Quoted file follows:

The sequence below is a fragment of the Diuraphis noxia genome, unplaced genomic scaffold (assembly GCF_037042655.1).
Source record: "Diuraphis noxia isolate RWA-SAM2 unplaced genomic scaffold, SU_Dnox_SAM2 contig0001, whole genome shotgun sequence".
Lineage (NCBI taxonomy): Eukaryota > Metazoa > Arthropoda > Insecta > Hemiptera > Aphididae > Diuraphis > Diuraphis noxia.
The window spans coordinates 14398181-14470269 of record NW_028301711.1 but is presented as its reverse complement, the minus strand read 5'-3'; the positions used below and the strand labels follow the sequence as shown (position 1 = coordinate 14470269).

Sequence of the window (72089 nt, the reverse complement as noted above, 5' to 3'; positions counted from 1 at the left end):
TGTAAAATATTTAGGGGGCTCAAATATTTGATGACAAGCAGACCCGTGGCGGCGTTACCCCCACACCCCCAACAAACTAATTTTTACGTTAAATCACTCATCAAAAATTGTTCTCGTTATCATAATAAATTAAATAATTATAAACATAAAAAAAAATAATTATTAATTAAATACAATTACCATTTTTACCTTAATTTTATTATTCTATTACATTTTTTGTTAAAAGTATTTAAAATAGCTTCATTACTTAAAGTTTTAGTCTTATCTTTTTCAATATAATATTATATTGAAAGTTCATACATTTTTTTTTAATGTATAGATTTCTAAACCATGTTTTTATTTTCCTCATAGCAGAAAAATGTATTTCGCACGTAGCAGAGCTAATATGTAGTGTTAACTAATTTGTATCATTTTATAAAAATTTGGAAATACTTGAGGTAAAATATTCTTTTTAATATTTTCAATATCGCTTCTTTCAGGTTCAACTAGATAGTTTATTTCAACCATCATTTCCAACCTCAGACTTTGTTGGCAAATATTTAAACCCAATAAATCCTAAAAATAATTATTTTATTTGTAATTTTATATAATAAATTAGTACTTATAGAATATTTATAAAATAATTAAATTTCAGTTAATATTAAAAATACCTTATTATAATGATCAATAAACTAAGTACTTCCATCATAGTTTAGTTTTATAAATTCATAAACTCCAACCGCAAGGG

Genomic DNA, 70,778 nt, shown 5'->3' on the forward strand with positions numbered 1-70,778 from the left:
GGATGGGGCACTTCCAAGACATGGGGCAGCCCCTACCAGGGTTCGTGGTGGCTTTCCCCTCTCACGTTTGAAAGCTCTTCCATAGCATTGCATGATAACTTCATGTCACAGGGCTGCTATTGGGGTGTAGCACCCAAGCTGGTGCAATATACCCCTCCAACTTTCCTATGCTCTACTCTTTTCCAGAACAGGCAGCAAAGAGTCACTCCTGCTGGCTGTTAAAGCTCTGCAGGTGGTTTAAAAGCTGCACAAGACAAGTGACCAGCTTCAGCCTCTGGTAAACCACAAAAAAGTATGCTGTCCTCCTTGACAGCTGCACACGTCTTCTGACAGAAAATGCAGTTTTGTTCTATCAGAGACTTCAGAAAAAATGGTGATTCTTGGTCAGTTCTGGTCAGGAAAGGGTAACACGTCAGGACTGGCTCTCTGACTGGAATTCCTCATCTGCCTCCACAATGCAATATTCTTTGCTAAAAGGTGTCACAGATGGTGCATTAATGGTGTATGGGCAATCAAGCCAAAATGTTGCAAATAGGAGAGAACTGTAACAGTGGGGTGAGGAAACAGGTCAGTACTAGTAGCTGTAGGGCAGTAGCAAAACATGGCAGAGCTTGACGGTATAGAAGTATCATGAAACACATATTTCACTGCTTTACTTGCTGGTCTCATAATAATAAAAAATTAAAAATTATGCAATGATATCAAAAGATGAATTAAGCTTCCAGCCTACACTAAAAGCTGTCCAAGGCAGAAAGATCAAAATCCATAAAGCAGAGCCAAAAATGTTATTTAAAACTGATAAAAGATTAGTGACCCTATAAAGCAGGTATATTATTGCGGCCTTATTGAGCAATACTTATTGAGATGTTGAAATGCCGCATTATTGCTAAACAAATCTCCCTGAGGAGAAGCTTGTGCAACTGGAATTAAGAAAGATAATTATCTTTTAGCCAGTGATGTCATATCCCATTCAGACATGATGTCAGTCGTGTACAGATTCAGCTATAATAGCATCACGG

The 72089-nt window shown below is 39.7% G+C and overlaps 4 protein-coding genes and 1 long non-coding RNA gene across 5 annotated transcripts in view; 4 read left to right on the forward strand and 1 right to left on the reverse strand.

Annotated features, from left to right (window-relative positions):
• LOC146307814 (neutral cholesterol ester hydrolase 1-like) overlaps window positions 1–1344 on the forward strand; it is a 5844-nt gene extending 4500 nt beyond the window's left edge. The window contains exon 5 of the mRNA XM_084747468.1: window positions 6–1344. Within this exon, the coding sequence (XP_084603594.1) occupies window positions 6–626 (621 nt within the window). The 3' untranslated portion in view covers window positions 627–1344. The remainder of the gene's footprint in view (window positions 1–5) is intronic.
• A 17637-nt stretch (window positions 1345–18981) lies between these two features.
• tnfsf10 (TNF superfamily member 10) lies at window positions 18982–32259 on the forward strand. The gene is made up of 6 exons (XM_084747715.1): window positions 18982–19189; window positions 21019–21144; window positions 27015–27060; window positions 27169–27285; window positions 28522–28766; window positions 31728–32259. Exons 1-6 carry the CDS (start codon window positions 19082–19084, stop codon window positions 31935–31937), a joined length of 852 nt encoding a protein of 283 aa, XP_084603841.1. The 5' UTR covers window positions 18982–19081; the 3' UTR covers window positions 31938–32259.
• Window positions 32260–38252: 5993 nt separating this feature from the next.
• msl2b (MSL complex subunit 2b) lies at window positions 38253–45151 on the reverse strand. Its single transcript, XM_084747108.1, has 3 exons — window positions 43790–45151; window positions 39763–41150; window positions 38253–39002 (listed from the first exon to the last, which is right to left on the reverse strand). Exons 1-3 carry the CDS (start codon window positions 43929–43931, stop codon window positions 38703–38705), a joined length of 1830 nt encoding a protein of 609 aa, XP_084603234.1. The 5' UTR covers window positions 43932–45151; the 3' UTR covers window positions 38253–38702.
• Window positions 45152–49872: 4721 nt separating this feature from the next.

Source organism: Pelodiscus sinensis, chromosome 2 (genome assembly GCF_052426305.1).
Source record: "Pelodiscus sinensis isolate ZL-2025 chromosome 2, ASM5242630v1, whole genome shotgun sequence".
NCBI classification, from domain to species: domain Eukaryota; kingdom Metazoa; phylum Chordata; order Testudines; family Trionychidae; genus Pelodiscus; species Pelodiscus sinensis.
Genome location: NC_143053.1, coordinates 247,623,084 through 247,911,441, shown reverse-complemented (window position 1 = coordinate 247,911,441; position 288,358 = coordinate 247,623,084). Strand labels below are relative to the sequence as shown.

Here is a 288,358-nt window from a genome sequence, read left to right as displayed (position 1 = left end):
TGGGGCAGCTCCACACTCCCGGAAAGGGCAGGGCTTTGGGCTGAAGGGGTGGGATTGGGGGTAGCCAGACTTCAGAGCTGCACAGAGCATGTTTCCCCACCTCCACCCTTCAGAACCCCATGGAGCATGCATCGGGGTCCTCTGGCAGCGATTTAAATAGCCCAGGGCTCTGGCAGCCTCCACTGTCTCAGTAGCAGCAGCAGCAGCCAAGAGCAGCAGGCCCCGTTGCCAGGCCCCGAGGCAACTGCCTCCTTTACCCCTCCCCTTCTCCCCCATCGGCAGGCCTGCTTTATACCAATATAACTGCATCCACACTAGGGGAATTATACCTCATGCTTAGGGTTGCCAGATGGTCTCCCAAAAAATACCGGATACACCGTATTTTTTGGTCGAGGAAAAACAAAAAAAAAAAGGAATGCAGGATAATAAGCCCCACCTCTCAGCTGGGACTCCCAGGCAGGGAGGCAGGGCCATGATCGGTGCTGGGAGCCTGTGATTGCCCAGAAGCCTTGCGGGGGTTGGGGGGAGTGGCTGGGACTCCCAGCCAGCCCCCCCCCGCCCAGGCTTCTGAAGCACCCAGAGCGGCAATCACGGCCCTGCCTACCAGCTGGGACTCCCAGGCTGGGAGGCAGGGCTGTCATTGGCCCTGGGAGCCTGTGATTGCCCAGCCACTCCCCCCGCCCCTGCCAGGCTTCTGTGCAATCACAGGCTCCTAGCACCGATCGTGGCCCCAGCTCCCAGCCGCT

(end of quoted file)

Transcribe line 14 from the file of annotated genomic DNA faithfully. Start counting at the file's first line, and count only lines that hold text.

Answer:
• Window positions 32260–38252: 5993 nt separating this feature from the next.